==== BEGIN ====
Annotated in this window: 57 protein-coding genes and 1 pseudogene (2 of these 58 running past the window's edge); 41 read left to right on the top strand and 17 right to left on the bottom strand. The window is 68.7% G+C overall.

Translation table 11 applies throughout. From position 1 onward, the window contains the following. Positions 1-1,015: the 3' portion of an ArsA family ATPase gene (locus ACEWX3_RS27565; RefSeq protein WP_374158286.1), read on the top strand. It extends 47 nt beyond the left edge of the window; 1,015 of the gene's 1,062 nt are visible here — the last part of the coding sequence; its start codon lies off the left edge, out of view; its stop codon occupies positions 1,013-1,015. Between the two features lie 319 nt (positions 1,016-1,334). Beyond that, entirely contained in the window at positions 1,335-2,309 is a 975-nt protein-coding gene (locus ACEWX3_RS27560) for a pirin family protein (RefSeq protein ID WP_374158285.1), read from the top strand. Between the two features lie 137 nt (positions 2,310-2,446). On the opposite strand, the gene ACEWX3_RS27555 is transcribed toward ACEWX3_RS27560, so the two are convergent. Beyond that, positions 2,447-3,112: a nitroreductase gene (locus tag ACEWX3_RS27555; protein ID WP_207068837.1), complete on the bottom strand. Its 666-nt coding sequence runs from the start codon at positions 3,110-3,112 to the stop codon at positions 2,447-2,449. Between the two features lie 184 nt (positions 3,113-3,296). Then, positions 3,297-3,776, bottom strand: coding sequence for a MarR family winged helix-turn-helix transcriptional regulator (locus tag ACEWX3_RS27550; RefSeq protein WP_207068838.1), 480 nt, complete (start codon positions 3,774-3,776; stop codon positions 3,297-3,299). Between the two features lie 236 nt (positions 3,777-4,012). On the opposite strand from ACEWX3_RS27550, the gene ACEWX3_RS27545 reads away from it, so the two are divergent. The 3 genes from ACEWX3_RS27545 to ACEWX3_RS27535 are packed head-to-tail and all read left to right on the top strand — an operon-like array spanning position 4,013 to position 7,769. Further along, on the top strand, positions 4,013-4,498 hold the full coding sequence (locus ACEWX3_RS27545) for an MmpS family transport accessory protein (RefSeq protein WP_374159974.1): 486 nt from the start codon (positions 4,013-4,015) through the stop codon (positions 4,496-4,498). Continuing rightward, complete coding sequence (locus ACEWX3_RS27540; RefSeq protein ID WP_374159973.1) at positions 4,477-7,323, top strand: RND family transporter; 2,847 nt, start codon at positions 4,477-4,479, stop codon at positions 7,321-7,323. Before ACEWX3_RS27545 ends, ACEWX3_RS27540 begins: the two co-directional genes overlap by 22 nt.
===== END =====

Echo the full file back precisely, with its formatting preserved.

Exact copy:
Annotated in this window: 57 protein-coding genes and 1 pseudogene (2 of these 58 running past the window's edge); 41 read left to right on the top strand and 17 right to left on the bottom strand. The window is 68.7% G+C overall.

Translation table 11 applies throughout. From position 1 onward, the window contains the following. Positions 1-1,015: the 3' portion of an ArsA family ATPase gene (locus ACEWX3_RS27565; RefSeq protein WP_374158286.1), read on the top strand. It extends 47 nt beyond the left edge of the window; 1,015 of the gene's 1,062 nt are visible here — the last part of the coding sequence; its start codon lies off the left edge, out of view; its stop codon occupies positions 1,013-1,015. Between the two features lie 319 nt (positions 1,016-1,334). Beyond that, entirely contained in the window at positions 1,335-2,309 is a 975-nt protein-coding gene (locus ACEWX3_RS27560) for a pirin family protein (RefSeq protein ID WP_374158285.1), read from the top strand. Between the two features lie 137 nt (positions 2,310-2,446). On the opposite strand, the gene ACEWX3_RS27555 is transcribed toward ACEWX3_RS27560, so the two are convergent. Beyond that, positions 2,447-3,112: a nitroreductase gene (locus tag ACEWX3_RS27555; protein ID WP_207068837.1), complete on the bottom strand. Its 666-nt coding sequence runs from the start codon at positions 3,110-3,112 to the stop codon at positions 2,447-2,449. Between the two features lie 184 nt (positions 3,113-3,296). Then, positions 3,297-3,776, bottom strand: coding sequence for a MarR family winged helix-turn-helix transcriptional regulator (locus tag ACEWX3_RS27550; RefSeq protein WP_207068838.1), 480 nt, complete (start codon positions 3,774-3,776; stop codon positions 3,297-3,299). Between the two features lie 236 nt (positions 3,777-4,012). On the opposite strand from ACEWX3_RS27550, the gene ACEWX3_RS27545 reads away from it, so the two are divergent. The 3 genes from ACEWX3_RS27545 to ACEWX3_RS27535 are packed head-to-tail and all read left to right on the top strand — an operon-like array spanning position 4,013 to position 7,769. Further along, on the top strand, positions 4,013-4,498 hold the full coding sequence (locus ACEWX3_RS27545) for an MmpS family transport accessory protein (RefSeq protein WP_374159974.1): 486 nt from the start codon (positions 4,013-4,015) through the stop codon (positions 4,496-4,498). Continuing rightward, complete coding sequence (locus ACEWX3_RS27540; RefSeq protein ID WP_374159973.1) at positions 4,477-7,323, top strand: RND family transporter; 2,847 nt, start codon at positions 4,477-4,479, stop codon at positions 7,321-7,323. Before ACEWX3_RS27545 ends, ACEWX3_RS27540 begins: the two co-directional genes overlap by 22 nt.